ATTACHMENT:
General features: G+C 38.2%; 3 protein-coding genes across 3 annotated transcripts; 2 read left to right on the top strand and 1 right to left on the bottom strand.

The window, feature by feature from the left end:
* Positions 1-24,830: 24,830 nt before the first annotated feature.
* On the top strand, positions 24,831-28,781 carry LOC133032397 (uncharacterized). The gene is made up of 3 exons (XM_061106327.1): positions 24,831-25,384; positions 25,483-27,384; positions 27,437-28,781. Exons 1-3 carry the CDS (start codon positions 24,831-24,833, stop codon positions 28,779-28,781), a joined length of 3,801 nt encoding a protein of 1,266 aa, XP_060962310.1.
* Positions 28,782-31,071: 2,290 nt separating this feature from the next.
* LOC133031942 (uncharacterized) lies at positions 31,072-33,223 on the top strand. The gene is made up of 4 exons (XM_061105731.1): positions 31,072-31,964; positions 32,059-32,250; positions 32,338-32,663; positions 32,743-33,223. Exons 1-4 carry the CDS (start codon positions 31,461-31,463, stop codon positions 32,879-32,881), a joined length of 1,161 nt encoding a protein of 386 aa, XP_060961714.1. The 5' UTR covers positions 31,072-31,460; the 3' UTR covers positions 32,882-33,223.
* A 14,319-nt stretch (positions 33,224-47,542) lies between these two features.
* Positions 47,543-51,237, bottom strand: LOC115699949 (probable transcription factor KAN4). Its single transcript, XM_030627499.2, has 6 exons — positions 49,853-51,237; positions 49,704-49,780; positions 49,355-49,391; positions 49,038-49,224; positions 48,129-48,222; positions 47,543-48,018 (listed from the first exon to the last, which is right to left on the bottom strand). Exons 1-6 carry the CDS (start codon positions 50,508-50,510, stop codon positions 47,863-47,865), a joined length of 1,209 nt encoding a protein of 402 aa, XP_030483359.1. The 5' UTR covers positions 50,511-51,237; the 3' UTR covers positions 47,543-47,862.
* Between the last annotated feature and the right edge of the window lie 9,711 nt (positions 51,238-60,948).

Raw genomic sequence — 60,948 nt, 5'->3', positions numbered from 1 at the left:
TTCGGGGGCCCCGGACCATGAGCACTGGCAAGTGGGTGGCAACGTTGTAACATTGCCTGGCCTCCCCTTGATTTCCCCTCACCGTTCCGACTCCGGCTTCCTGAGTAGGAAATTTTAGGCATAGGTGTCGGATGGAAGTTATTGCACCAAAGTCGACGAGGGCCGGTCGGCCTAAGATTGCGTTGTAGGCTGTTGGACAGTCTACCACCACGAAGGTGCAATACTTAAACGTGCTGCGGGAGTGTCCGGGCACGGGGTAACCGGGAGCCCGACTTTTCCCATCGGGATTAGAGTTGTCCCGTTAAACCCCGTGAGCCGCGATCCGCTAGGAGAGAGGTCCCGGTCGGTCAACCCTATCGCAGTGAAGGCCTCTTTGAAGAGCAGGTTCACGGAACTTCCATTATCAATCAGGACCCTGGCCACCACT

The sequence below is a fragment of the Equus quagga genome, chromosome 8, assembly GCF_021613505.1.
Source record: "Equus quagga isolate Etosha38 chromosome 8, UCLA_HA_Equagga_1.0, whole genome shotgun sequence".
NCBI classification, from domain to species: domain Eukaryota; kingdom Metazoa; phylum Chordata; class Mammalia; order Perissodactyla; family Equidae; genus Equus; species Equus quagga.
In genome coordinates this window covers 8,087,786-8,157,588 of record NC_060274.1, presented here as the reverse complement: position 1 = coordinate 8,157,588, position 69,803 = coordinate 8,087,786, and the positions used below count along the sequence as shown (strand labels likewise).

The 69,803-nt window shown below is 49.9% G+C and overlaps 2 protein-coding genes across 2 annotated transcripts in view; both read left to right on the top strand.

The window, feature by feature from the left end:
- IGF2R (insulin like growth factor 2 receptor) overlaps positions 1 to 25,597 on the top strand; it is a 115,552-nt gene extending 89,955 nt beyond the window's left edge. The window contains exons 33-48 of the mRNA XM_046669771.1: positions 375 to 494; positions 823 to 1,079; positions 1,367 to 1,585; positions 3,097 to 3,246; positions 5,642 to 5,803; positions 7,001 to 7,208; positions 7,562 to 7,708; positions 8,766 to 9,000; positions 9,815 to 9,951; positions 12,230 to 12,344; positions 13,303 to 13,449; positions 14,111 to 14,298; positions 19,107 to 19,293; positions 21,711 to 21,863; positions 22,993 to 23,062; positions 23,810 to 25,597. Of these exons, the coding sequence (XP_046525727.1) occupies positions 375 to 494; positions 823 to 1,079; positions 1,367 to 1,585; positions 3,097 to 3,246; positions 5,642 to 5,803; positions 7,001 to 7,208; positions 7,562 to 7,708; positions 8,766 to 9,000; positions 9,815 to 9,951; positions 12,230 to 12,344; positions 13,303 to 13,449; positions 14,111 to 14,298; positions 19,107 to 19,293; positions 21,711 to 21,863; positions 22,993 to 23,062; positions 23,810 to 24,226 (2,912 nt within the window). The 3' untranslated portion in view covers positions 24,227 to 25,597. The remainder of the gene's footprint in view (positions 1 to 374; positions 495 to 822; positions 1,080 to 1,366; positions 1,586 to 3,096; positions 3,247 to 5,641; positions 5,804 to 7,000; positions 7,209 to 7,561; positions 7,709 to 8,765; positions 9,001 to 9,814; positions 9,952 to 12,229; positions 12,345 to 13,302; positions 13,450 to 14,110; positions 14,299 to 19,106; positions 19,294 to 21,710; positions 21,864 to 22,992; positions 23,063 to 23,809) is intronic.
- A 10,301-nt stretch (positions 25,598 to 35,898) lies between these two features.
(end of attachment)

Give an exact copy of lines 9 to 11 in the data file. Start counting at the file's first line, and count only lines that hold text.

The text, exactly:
* Between the last annotated feature and the right edge of the window lie 9,711 nt (positions 51,238-60,948).

Raw genomic sequence — 60,948 nt, 5'->3', positions numbered from 1 at the left:
TTCGGGGGCCCCGGACCATGAGCACTGGCAAGTGGGTGGCAACGTTGTAACATTGCCTGGCCTCCCCTTGATTTCCCCTCACCGTTCCGACTCCGGCTTCCTGAGTAGGAAATTTTAGGCATAGGTGTCGGATGGAAGTTATTGCACCAAAGTCGACGAGGGCCGGTCGGCCTAAGATTGCGTTGTAGGCTGTTGGACAGTCTACCACCACGAAGGTGCAATACTTAAACGTGCTGCGGGAGTGTCCGGGCACGGGGTAACCGGGAGCCCGACTTTTCCCATCGGGATTAGAGTTGTCCCGTTAAACCCCGTGAGCCGCGATCCGCTAGGAGAGAGGTCCCGGTCGGTCAACCCTATCGCAGTGAAGGCCTCTTTGAAGAGCAGGTTCACGGAACTTCCATTATCAATCAGGACCCTGGCCACCACT